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Title: Induced seismicity and environmental change at The Geysers geothermal area in California
Author: Gunasekera, Rashmin C.
ISNI:       0000 0001 3522 2090
Awarding Body: Durham University
Current Institution: Durham University
Date of Award: 2001
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Intensive exploitation of the reservoir at The Geysers geothermal area, California, induces myriads of small-magnitude earthquakes that are monitored by a dense, permanent seismometer network that covers most of the reservoir. However, majority of the seismic stations, which belong to the UNOCAL network are poorly calibrated. Station polarities, and sensor orientations for the 8 three-component stations of this network were determined by using accurate focal mechanism solutions from a temporary network and using a simple method of observing the waveform from known earthquake locations. Using data from the UNOCAL network, tomographic inversions were performed for the three-dimensional Vp and Vp/Vs-ratio structure of the reservoir for February 1993, October 1996 and August 1998, adding to the inversions for April 1991 and December 1994 that had already been performed by other investigators. The extensive low -Vp/Vs anomaly known to characterise the reservoir grew progressively in strength from a maximum of 9% to a maximum of 12.4% at sea level during the seven-year study period. The anomaly growth is attributed to the depletion of pore liquid water in the reservoir and its replacement with steam. This causes Vp to decrease by increasing compressibility, and Vs to increase because of the reduction in pore pressure and the drying of argillaceous minerals, e.g., illite, which increases the shear modulus. All these effects serendipitously combine to lower the Vp/Vs ratio, resulting in an exceptionally strong overall effect that provides a convenient tool for monitoring reservoir depletion in the seismogenic zone. Variations in the separate Vp and Vs fields indicate that water depletion was the most important process in the central part of the exploited reservoir, and that pressure reduction and mineral drying were the dominant effects more northwesterly and southeasterly. Relative relocation of micro earthquakes was also performed using the same network. Four regions were studied. Although most multiplets relocated into tighter clusters and the reduction in the RMS of the relative relocations was good, further work is needed to substantiate these initial findings.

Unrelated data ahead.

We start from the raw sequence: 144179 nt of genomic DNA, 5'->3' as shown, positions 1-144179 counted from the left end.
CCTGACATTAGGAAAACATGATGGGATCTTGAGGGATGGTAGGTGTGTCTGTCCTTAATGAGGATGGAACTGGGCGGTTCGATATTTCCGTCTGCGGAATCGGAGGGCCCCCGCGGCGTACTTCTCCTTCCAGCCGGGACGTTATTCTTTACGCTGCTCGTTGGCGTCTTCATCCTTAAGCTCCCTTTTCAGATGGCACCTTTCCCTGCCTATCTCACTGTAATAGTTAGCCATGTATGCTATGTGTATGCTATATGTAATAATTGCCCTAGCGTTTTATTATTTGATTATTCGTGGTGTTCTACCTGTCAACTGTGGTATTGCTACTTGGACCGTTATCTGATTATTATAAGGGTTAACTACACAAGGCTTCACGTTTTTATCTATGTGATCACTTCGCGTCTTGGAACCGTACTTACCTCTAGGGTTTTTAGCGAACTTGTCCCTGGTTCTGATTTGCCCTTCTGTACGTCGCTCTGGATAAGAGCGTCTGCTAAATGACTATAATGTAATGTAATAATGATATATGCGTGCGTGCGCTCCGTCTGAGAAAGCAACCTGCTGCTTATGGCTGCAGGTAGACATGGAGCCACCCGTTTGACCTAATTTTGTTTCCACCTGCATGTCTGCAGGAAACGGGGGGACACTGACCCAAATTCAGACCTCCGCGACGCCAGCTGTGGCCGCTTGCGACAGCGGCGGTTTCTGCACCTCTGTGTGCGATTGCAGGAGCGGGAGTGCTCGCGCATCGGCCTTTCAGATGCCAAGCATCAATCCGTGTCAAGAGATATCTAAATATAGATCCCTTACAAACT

Supervisor: Not available Sponsor: Not available
Qualification Name: Thesis (Ph.D.) Qualification Level: Doctoral
EThOS ID:  DOI: Not available
Keywords: Seismology & earthquakes